SOURCE: lcohen/holocaust/


The Holocaust:

Its Impact on Women, Mothers, And Children

             The Holocaust affected millions of people physically, emotionally, and mentally. Families were torn apart; innocent children were killed, and women were treated as guinea pigs for medical research that had no purpose. Essentially, it was just another reason to torture and kill slowly and painfully. Being a woman in the concentration camp meant being subjected to constant sexual, mental, and physical abuse. Not too many survived the physical and psychological damage of the Holocaust. However, those that held on to their faint hope, and had someone to live for, suffered one day at a time, and eventually got through the horrible years of Holocaust. For others, however, it was just sheer luck. 

The meaning of the Holocaust may differ depending on an individual’s background, religion, and race. As Eva Fleischner describes her view, she states: “The term Holocaust…. There are those who have never heard the word; others will use it for any disaster: the murder of six million Jews by the Nazis, carefully planned and meticulously carried out” (Gargas, 28). Unfortunately, too many people have “heard the word” before and have personally experienced the traumatizing effects that this term implies. 

Moreover, women were subjected to a higher degree of cruelty due to their gender. Those that were healthy were experimented upon to see the effects of various liquid injections on their menstrual cycle and their mental health. Those who gave birth in concentration camps were forced to watch their newborns become the test objects of pointless research with often fatal results.  Those who were old, sick, or simply too young to become workers were automatically sent to gas chambers upon their arrival at the concentration camps:

After the initial trauma of deportation in freight trains and cattle cars, women were separated from their husbands and children when they entered the camps. Entire groups were automatically sent to the gas chambers at Auschwitz on arrival: the old, the young, and the weak. Usually, mothers were not separated from their small children and thus, perished immediately with them (Bridenthal, Grossmann, and Kaplan, 312).

At the concentration camps, there was no sense of a family, unity, or humanity. Everyone was destined to die; it was just a matter of time. The mothers who perished along with their little ones had no choice. These mothers were not given choices; it was just their fate.

            Upon their arrival, women lost their identity. Everything was taken away from them; their hair was shaved, and they were given a number. This number represented their identity. Otherwise, they had no names, no family names, and no distinction from the rest of their female neighbors: “The distribution of shoes and bathrobes was made without any thought of size and height, and this horrible leveling, this ugliness was completed at the political office by the loss of all identity. Names were replaced by triangles with numbers on them. Cries and tears only brought beatings”(Bridenthal, Grossmann, and Kaplan, 312). As these women were losing their outward identities, they were losing a sense of who they were. They were no longer individuals; they were a group of skeletons trapped in the same misery.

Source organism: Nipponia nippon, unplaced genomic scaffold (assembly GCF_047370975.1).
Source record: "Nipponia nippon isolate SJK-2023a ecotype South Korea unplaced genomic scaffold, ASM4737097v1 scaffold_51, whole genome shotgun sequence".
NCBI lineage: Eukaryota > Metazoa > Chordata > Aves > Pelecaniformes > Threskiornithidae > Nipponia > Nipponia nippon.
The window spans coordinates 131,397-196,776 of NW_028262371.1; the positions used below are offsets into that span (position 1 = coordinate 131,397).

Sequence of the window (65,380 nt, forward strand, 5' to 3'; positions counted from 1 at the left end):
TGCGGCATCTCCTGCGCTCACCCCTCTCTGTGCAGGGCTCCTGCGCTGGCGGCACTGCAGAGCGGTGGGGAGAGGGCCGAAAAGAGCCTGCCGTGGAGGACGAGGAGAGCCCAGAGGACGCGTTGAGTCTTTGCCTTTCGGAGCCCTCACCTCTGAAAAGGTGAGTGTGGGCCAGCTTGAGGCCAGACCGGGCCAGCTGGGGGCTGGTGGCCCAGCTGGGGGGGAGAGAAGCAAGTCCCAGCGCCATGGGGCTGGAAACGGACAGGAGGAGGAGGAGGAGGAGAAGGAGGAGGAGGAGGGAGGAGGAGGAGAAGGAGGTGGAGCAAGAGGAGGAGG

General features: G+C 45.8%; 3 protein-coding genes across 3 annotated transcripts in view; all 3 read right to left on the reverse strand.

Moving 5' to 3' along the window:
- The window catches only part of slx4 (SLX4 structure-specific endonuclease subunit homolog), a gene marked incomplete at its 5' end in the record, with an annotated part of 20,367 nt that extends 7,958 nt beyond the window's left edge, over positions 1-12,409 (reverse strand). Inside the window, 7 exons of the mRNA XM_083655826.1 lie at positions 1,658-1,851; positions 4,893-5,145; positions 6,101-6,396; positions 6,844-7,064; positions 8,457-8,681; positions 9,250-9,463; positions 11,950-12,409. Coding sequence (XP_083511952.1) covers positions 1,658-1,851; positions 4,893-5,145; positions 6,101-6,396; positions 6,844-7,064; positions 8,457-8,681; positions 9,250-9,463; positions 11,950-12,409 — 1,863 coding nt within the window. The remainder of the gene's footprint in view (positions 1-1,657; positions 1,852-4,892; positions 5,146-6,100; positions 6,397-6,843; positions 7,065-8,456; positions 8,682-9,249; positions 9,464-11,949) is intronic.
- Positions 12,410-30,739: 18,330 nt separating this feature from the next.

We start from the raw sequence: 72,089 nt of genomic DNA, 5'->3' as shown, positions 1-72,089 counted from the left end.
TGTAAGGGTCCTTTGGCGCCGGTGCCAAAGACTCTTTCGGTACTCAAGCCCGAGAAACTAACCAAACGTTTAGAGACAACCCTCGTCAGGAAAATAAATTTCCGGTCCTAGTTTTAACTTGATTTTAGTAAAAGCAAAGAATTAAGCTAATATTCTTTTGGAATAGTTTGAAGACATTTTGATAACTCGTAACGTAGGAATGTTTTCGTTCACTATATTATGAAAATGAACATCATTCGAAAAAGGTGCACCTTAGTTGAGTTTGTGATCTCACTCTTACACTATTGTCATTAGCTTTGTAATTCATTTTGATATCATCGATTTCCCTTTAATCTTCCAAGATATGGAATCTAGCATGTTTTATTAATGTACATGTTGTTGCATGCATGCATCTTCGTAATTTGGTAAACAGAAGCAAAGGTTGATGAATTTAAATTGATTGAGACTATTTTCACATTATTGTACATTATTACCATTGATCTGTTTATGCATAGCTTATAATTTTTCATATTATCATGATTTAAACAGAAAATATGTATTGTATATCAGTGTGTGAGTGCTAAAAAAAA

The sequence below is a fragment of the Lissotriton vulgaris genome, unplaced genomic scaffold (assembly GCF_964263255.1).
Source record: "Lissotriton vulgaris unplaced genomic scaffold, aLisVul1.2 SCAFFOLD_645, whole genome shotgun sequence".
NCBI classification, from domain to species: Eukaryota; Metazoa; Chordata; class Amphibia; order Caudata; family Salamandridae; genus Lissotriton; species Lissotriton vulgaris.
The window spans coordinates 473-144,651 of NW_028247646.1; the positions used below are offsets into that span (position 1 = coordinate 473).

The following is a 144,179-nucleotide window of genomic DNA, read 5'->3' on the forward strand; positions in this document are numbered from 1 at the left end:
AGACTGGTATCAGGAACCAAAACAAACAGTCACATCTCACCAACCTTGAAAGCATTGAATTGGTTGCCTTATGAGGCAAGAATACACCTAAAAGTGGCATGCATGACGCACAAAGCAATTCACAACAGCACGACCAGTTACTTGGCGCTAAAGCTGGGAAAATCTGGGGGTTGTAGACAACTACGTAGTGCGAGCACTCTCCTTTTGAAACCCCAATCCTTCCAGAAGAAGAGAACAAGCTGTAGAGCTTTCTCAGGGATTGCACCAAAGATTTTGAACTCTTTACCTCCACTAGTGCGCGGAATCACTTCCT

Women in concentration camps were faced with physical labor they had never encountered before. They had to lift objects that were heavier than their own weight. Moreover, their bodies were extremely weak from lack of proper nutrition. Ruth Nebel, a German – Jewish woman who lived through the horrors and survived, describes her usual day at the camp:

‘Each morning we raked the unyielding earth, carried away rock and debris, preparing the ground for planting. None of us had ever done this kind of hard work before, and our bodies cried out in pain at the end of each day. Twelve hours a day we labored with our waning strength, craving food as much as life itself’ (qtd. in Bridenthal, Grossmann, and Kaplan, 339).

As difficult as this task may sound, to these women it was the only solution in order to stay alive. If they did not obey the orders and collapsed during the twelve-hour shifts, they would automatically be considered unfit to work – which ultimately meant death.

            Those women who were pregnant and were able to hide it well remained alive, but faced extreme difficulties. Aside from hard physical labor, lack of food, and constant worries about being “selected,” pregnant women were faced with deliveries without medical supervision. Dr. Gisella Perl states that she delivered babies: “On dark nights, when everyone else was sleeping – in dark corners of the camp, in the toilet, on the floor, without a drop of water”(Ritvo and Plotkin, 15). After such a painful and filthy delivery, the newborn baby had to be killed by injection. Otherwise, both the mother and the baby would be murdered. The child’s death meant the continuation of the mother’s life.

Still other women who were healthy and not pregnant were the subjects of medical experiments, which were extremely pointless and designed to kill. Suzkever describes: “Electrodes were placed on the victim’s body to burn the ovaries. A month later… the reproductive organs were removed for study. As a result of the destruction of hormones the girls completely changed in appearance and resembled old women; only a few survived” (Ritvo and Plotkin, 16). How can any human being abuse another person in such a way, without any purpose, or need to do so? These experiments did not prove anything, except that they displayed brutal and heartless behavior towards other living creatures.